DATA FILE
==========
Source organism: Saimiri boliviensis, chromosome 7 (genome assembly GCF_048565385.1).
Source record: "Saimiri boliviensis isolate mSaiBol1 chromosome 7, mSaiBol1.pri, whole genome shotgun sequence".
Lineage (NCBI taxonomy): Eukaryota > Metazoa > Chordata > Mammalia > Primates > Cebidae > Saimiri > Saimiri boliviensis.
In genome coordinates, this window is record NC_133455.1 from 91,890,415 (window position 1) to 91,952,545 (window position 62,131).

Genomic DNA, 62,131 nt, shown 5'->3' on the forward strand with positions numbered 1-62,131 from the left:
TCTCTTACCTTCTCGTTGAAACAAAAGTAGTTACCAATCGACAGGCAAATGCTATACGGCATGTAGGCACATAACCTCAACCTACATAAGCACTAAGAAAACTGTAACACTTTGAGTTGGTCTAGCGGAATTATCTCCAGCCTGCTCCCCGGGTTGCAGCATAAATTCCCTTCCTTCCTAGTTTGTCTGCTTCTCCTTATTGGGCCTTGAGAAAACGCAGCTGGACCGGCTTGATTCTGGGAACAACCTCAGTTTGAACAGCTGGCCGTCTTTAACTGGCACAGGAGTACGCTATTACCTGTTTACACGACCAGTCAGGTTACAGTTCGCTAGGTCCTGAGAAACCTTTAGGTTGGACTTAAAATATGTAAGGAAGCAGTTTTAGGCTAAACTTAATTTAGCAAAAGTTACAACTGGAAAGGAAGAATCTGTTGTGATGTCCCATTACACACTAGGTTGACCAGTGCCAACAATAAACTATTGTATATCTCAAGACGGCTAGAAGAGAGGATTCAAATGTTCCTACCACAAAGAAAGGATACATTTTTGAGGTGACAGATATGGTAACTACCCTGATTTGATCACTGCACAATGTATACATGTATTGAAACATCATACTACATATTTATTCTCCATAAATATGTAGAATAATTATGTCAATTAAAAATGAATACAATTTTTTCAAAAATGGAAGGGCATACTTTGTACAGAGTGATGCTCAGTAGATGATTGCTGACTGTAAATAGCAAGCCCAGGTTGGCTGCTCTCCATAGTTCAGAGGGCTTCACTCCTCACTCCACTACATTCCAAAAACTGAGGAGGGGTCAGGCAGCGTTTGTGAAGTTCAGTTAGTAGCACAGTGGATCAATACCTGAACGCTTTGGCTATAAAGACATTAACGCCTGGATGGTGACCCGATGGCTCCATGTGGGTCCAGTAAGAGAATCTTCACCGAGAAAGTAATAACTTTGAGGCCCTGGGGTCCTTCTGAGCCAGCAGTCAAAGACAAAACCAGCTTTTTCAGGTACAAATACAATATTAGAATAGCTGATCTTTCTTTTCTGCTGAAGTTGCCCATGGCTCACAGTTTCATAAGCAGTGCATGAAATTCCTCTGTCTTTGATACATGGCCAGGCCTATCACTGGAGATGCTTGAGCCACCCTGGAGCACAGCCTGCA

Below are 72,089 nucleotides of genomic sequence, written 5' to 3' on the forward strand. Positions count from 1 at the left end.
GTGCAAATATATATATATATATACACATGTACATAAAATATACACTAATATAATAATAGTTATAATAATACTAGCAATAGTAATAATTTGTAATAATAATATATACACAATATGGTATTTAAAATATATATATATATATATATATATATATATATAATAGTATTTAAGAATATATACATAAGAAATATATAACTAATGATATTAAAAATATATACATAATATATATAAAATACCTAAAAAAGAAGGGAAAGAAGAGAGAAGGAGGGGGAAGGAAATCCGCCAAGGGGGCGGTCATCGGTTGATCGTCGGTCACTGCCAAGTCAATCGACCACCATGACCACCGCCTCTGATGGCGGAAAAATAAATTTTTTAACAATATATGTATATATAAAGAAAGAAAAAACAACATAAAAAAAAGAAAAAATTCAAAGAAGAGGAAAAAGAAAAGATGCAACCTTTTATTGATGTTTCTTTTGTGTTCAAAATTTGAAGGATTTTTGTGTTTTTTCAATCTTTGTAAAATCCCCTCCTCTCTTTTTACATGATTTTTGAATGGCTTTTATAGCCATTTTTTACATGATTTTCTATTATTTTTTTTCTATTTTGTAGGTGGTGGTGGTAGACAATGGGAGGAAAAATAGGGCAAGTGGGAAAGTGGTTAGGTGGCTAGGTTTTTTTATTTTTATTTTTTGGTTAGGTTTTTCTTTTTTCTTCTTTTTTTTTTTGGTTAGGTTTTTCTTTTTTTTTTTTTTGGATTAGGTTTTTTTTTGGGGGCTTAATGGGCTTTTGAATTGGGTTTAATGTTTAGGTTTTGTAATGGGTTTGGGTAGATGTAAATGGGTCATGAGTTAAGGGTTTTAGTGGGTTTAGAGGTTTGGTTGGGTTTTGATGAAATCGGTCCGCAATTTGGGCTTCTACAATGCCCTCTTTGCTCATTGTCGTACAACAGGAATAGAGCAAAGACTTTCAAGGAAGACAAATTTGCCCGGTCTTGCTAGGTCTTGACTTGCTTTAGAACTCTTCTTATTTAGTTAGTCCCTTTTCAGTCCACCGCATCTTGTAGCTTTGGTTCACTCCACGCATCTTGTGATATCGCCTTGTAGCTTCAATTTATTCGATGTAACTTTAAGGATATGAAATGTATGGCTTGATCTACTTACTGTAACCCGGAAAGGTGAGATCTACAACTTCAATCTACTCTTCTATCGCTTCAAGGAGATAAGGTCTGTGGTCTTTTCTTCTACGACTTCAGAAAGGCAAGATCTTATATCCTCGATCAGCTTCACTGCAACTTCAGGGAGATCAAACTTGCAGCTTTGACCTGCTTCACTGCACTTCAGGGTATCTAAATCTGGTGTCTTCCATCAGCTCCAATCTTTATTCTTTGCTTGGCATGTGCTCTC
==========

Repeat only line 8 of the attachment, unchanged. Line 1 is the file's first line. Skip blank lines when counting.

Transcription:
GTGCAAATATATATATATATATACACATGTACATAAAATATACACTAATATAATAATAGTTATAATAATACTAGCAATAGTAATAATTTGTAATAATAATATATACACAATATGGTATTTAAAATATATATATATATATATATATATATATATATAATAGTATTTAAGAATATATACATAAGAAATATATAACTAATGATATTAAAAATATATACATAATATATATAAAATACCTAAAAAAGAAGGGAAAGAAGAGAGAAGGAGGGGGAAGGAAATCCGCCAAGGGGGCGGTCATCGGTTGATCGTCGGTCACTGCCAAGTCAATCGACCACCATGACCACCGCCTCTGATGGCGGAAAAATAAATTTTTTAACAATATATGTATATATAAAGAAAGAAAAAACAACATAAAAAAAAGAAAAAATTCAAAGAAGAGGAAAAAGAAAAGATGCAACCTTTTATTGATGTTTCTTTTGTGTTCAAAATTTGAAGGATTTTTGTGTTTTTTCAATCTTTGTAAAATCCCCTCCTCTCTTTTTACATGATTTTTGAATGGCTTTTATAGCCATTTTTTACATGATTTTCTATTATTTTTTTTCTATTTTGTAGGTGGTGGTGGTAGACAATGGGAGGAAAAATAGGGCAAGTGGGAAAGTGGTTAGGTGGCTAGGTTTTTTTATTTTTATTTTTTGGTTAGGTTTTTCTTTTTTCTTCTTTTTTTTTTTGGTTAGGTTTTTCTTTTTTTTTTTTTTGGATTAGGTTTTTTTTTGGGGGCTTAATGGGCTTTTGAATTGGGTTTAATGTTTAGGTTTTGTAATGGGTTTGGGTAGATGTAAATGGGTCATGAGTTAAGGGTTTTAGTGGGTTTAGAGGTTTGGTTGGGTTTTGATGAAATCGGTCCGCAATTTGGGCTTCTACAATGCCCTCTTTGCTCATTGTCGTACAACAGGAATAGAGCAAAGACTTTCAAGGAAGACAAATTTGCCCGGTCTTGCTAGGTCTTGACTTGCTTTAGAACTCTTCTTATTTAGTTAGTCCCTTTTCAGTCCACCGCATCTTGTAGCTTTGGTTCACTCCACGCATCTTGTGATATCGCCTTGTAGCTTCAATTTATTCGATGTAACTTTAAGGATATGAAATGTATGGCTTGATCTACTTACTGTAACCCGGAAAGGTGAGATCTACAACTTCAATCTACTCTTCTATCGCTTCAAGGAGATAAGGTCTGTGGTCTTTTCTTCTACGACTTCAGAAAGGCAAGATCTTATATCCTCGATCAGCTTCACTGCAACTTCAGGGAGATCAAACTTGCAGCTTTGACCTGCTTCACTGCACTTCAGGGTATCTAAATCTGGTGTCTTCCATCAGCTCCAATCTTTATTCTTTGCTTGGCATGTGCTCTC